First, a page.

On this day, when crass consumerism reigns supreme, I woke up with a Billy Bragg song galloping through my head. So even as I watched the morning news programs, wherein all the more important, more meaningful, more troubling developments of the day were pushed to deep on the segment list in favor of grotesquely chipper reports on which sales were generating the most aggressive enthusiasm among desperate holidays shoppers, my mental accompaniment involved a distinct Essex accent delivering the battle cry “We’re making the world safe for capitalism!”
Bragg was one of the artists I clung to most gratefully upon my happy immersion into college radio, in the fall of 1988. His wonderful album Workers Playtime was right there in Heavy Rotation, begging to be played again and again. Besides his crack songwriting and bright, devoted playing, Bragg delivered exactly the sort of impassion, left-leaning political viewpoints that spoke to the part of me that was rabble rarin’ to be roused. Becoming a Bragg fan was like taking a stand, declaring an intention to believe in something meaningful. Sure, it was tepid soup compared to that undertaken by the activists out there holding together the crumbling parts of the world, but there was only so much I was prepared to do in my initial tottering toward enlightenment. Feeble as it may have been in comparison, I was charged up with the notion of buying a record as a revolutionary act.
A couple of years later, Bragg released an EP that further fed my sense that listening to his music helped stoke outrage on the right side of history. The Internationale took its name from the longstanding left-wing anthem, which Bragg performed in a modified version as the EP’s title cut. Following the dalliance with wounded love songs (breakup songs, really), Bragg once again took up the mantle of political commentator with a guitar and rhyming dictionary, indeed doing so with more directness and force than previously. A Bush presidency can inspire that sort of thing. Released at the very beginning of my one summer away from the radio station during my undergraduate years, The Internationale was a valuable tether to who I felt I really was. Putting on the turntable in the basement bedroom where I endured my personal high school era was like reminding myself that I had a true home I’d return to eventually. In my dirtbag, Midwestern hometown, I may very well have been the only soul singing along robustly to socialist-approved musical treatises that summer.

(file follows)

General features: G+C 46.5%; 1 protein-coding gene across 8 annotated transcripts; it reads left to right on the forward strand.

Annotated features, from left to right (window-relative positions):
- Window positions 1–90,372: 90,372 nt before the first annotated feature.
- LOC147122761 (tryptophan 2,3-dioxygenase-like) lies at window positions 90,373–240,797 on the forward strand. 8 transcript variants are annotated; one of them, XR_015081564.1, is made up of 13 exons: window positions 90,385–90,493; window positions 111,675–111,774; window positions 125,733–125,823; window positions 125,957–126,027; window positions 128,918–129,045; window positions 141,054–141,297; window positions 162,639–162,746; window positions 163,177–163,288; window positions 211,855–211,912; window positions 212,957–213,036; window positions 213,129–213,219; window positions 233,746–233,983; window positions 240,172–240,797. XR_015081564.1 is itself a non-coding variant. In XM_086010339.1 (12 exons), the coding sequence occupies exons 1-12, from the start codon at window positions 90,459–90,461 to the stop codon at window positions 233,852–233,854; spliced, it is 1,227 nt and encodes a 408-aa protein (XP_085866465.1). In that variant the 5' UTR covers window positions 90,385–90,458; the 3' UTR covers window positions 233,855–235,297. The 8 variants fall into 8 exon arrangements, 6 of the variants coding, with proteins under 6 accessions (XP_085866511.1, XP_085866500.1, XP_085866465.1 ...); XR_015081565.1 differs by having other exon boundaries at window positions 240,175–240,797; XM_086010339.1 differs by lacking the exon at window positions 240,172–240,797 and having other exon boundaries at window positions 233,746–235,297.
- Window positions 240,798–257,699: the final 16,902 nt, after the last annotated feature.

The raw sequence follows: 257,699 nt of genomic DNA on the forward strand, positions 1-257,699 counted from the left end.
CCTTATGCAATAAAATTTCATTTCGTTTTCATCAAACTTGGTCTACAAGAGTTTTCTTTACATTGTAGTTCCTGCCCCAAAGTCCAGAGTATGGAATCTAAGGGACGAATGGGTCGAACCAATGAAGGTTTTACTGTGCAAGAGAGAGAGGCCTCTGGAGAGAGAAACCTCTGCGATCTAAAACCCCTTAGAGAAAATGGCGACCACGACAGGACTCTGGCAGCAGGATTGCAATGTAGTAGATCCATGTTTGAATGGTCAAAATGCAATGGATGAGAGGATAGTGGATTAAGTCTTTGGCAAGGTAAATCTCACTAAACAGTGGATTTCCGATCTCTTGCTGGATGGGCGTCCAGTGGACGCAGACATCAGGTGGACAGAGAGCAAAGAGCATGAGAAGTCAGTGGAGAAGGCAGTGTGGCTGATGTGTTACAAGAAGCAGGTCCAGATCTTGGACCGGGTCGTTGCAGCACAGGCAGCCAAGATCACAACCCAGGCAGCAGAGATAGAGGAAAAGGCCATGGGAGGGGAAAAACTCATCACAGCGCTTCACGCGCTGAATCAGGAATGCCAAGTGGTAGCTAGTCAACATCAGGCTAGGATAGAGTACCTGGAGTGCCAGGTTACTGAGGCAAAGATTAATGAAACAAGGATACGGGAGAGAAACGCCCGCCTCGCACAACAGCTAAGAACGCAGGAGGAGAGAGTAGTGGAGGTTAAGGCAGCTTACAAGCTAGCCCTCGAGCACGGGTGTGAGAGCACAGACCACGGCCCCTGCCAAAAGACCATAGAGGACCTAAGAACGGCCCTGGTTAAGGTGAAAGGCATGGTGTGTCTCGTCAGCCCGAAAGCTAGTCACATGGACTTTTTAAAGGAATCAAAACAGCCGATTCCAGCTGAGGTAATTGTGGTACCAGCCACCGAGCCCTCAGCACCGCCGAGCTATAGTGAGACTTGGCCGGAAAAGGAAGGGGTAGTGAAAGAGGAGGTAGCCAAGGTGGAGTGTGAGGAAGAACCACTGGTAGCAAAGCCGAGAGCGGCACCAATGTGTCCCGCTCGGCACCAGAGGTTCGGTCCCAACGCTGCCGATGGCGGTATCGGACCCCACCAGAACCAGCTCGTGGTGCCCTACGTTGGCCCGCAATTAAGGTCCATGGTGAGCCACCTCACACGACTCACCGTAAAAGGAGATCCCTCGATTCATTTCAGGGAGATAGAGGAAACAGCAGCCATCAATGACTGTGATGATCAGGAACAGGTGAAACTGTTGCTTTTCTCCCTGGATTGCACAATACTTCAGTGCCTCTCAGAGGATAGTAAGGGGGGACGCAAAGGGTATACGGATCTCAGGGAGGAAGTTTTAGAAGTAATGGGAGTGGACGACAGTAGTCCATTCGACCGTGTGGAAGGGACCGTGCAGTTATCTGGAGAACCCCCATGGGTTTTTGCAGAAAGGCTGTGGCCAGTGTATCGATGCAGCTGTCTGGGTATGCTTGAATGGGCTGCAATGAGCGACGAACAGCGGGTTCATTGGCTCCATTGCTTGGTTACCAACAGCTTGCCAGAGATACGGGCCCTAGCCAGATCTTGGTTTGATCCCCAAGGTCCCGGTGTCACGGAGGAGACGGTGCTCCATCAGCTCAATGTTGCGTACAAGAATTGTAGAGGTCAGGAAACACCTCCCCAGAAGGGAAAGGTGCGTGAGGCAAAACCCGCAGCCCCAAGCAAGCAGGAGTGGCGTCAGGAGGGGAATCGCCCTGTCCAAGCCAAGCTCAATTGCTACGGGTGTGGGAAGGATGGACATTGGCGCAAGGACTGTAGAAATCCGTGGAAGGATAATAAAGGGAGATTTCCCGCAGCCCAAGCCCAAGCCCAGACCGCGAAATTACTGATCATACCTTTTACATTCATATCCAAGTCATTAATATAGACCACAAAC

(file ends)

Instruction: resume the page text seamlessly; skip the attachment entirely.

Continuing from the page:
And when I eventually saw Bragg live for the first time, I got to sing-along even a little louder. If only I could find a way to get this song piped into every mall and big box store today, then maybe I’d properly pay back Bragg for the welcoming comfort he brought to me.
Listen or download –> Billy Bragg, “The Marching Song of the Covert Battalions” (Live at The Ritz, 1990)
(Disclaimer: I got this track from the Internet Archive website. It is my understanding that any music shared there, including unofficial live recordings, is done so only with the approval of the artist in question. By extension, I believe it’s also a-okay for me to distribute a track from the same show here. Additionally, Bragg has generally expressed the belief that file-sharing has a useful promotional element to it. Still, I’d rather not share one of his tracks that can be purchased in a way that duly compensates both Mr. Bragg and the proprietor of your favorite local, independently-owned record store, hence the live recording. Though I feel like I’m on unusually solid ground here, I will gladly remove this track from my little corner of the interweb if asked to do so be any entity or individual with due authority to make such a request.)